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2017 | 10, Antropologia - folklor - historia | 177–201

Article title

Antropologia pierwotnej kultury Gotów. Zwyczaje pogrzebowe

Title variants

The Anthropology of the Aboriginal Gothic Culture. The Funerary Customs

Languages of publication



The article deals with the oldest Goth images of death and funerary rituals. Apart from the archaeological sources connected with the Wielbark culture of the Roman period, their important documentation is also made by some relics of the Gothic language. Using a comparative approach, some discussions and ethnologic commentaries were provided for the following Gothic terms: death and dead people (maurþrjan: to kill, to murder; ga-swiltan: to die; diwan: to die; dauþs: dead; naus: a body, a corpse); ritual accessories and actions (ƕilftrjom: a bed of the dead; gaunoþus, hiufan, flokan: mourning over the dead; starua: funerary feast; ga-nawistron: to bury the dead); sepulchral objects (hlaiw; hlaiwasnōs: a tomb in a form of a cavity in the ground, a sepulchral cave; aurahjōn/s; aurahi: an embankment, a clay layer forming a barrow, a tomb); witches - necromancers, probably responsible for disassembling remains of the dead (halirunna: a witch practicing witchcraft over tombs). Moreover, the reasons for the Wielbark culture taboo that forbade to put weapons and working tools into the tombs were discussed. What makes the equipment of the Wielbark culture toms is mainly jewellery made of noble metals. The names of Gothic finery refer to the image of a snake, an underground reptile, that is associated with tombs and death in the mythology and poetic phasing. Shapes of the finery discovered by archaeologists (bracelets, finger rings, some hairgrips) resemble the snake. Gothic funerary customs relate to old Indo-European rites, e.g.: the image of paradise as a pasture for the dead; however, they also include Germanic and Celtic topics, e.g.: a journey of the dead to ‘the other world’ on a boat or a cart. In the Bible translated by Ulfilas, there are no images of hell, punishment for the guilt, nor the idea of resurrection, which proves that the Goths did not have their analogies to the eschatological ideas of Christianity.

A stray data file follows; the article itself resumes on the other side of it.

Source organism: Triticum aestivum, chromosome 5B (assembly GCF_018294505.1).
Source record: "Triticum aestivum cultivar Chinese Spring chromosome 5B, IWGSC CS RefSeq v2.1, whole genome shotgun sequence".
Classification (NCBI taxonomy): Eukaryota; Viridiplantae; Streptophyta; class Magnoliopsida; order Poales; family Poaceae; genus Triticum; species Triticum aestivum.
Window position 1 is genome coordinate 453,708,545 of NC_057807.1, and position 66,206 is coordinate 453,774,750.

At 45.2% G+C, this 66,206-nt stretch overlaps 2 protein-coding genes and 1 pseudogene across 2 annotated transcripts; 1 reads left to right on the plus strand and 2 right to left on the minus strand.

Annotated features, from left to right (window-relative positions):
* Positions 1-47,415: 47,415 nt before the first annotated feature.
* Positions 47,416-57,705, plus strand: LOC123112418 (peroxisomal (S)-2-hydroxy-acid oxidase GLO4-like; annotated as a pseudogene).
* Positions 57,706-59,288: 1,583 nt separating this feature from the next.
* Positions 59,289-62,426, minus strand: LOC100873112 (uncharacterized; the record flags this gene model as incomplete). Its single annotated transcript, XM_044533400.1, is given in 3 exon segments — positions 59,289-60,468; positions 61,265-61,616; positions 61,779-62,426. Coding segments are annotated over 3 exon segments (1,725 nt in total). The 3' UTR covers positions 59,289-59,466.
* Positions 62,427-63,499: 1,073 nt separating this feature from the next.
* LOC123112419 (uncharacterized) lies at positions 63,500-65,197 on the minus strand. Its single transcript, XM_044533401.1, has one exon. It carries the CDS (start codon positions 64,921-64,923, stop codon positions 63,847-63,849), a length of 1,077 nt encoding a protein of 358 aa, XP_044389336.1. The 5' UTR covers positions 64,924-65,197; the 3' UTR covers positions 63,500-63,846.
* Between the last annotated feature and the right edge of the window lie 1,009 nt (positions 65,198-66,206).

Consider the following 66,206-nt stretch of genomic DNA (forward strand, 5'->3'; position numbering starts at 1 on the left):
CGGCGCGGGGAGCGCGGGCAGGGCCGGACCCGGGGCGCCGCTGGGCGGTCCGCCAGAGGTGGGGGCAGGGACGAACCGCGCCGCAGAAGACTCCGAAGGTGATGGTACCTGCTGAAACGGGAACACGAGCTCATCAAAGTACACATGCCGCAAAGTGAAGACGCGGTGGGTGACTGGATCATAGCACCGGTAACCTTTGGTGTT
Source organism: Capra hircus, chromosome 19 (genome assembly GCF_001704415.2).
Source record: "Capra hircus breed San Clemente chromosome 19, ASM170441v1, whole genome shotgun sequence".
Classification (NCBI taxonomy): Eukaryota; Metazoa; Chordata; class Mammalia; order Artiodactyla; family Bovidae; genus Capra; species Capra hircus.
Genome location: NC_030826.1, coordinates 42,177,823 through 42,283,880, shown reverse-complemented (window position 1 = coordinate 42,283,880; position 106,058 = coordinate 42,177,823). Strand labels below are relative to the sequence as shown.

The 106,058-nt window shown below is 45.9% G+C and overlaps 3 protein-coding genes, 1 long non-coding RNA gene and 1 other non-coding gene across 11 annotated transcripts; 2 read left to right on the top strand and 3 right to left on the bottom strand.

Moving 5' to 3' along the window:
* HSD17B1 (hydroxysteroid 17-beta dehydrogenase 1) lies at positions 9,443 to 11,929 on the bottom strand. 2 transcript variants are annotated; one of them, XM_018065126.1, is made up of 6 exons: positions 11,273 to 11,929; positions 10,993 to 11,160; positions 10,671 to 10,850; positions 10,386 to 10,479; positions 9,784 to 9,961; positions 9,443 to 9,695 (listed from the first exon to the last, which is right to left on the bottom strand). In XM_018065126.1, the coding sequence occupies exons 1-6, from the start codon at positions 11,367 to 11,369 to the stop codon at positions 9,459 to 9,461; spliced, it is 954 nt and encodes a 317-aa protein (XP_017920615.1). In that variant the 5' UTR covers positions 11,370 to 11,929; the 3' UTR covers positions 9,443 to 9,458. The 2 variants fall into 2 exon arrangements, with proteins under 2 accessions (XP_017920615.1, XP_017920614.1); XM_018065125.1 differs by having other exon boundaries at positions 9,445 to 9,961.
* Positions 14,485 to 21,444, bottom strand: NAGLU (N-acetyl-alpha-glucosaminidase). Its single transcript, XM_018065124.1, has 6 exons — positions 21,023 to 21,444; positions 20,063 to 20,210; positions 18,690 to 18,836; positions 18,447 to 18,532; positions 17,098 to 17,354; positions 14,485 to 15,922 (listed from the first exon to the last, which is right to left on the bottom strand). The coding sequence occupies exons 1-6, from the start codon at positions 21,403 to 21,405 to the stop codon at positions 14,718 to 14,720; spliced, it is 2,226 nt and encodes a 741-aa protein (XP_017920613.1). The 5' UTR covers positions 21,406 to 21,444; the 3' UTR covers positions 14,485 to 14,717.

• Uniwersytet Gdański


Document Type

Publication order reference


YADDA identifier

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